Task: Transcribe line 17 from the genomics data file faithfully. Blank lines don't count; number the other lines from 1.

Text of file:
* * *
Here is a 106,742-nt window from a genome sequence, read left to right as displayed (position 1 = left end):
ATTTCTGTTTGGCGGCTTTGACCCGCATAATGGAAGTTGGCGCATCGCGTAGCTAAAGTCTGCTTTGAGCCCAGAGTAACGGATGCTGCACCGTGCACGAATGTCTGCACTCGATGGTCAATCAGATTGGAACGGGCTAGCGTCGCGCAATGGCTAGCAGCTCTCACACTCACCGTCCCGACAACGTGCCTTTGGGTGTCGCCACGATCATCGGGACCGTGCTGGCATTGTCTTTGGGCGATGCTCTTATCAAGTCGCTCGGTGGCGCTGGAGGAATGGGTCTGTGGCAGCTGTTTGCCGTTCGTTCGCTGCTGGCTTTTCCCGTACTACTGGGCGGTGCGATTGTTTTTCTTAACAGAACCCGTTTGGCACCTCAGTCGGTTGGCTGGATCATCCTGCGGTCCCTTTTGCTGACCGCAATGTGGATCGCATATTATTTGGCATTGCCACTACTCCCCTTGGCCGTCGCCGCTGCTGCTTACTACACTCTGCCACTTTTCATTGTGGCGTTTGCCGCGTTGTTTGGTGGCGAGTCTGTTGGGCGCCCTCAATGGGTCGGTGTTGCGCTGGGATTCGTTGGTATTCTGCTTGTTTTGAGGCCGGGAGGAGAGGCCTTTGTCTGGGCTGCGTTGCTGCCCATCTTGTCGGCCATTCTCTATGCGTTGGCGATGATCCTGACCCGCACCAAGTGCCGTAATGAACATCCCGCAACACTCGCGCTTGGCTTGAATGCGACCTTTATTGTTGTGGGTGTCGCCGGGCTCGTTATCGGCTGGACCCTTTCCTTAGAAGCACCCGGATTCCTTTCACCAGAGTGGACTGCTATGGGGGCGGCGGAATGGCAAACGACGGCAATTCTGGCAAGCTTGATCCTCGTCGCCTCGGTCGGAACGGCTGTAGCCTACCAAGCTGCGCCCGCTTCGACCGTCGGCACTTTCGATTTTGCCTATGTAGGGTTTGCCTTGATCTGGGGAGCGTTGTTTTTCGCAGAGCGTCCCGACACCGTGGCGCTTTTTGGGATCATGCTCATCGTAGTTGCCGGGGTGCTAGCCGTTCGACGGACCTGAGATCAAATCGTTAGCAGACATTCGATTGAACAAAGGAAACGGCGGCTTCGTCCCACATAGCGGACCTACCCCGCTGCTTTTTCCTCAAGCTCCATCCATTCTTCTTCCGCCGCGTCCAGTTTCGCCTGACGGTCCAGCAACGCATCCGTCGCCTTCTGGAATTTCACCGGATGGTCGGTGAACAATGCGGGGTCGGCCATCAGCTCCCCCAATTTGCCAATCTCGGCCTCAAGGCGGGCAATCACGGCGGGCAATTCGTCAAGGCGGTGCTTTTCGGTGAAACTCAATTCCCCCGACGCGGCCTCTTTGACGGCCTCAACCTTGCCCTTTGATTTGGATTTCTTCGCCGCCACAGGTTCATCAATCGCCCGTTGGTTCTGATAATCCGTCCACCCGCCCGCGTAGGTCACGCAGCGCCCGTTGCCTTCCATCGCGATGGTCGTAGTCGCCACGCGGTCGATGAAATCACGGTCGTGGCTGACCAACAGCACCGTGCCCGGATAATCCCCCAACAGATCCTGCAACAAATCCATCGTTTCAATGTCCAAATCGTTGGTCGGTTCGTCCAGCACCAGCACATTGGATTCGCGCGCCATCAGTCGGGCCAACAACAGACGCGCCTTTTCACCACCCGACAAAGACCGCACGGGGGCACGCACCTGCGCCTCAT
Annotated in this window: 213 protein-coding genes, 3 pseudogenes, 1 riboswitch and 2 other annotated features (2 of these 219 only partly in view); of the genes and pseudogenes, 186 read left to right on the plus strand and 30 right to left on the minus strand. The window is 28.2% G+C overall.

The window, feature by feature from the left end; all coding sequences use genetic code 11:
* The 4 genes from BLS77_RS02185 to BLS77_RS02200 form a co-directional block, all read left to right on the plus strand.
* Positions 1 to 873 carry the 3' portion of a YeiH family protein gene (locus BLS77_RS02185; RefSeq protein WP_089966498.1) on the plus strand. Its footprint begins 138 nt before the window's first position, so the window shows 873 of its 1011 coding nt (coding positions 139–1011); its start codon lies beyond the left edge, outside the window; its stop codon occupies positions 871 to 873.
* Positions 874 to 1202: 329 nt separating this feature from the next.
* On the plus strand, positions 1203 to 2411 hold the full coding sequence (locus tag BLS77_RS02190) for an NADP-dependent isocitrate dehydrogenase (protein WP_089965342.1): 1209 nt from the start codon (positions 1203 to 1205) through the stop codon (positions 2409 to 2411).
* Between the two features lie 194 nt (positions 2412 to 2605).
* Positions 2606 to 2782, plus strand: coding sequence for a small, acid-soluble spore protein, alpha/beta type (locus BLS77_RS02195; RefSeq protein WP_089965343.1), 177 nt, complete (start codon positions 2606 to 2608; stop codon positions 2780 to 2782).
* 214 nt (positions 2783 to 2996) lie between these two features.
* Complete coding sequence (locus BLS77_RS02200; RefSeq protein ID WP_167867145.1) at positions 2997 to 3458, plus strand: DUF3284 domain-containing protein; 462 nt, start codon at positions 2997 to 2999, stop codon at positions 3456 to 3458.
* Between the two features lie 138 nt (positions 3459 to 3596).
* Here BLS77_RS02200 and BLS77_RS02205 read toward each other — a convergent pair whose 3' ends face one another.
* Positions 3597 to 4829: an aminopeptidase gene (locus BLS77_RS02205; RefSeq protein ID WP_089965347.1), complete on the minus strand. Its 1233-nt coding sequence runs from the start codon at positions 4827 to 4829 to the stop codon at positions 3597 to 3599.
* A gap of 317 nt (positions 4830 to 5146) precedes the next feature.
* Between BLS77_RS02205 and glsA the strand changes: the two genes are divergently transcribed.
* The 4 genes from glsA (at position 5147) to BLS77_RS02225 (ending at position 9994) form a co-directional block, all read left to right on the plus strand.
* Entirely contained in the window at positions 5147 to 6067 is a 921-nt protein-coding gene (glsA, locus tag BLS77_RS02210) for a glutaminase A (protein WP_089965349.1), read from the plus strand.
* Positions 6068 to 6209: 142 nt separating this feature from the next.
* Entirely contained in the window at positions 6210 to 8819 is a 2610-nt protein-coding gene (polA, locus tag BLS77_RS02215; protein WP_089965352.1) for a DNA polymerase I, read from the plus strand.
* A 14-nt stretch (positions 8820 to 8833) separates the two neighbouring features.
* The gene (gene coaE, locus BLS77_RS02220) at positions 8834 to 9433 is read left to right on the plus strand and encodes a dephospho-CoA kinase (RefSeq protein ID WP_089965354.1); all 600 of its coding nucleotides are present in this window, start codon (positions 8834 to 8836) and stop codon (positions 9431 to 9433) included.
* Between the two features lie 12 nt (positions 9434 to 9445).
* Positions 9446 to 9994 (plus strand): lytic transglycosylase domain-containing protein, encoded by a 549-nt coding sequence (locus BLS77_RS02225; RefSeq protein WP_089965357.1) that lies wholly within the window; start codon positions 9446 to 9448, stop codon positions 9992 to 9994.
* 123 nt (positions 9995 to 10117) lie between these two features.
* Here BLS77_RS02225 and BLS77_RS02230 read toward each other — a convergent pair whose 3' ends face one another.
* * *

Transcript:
* Between BLS77_RS02205 and glsA the strand changes: the two genes are divergently transcribed.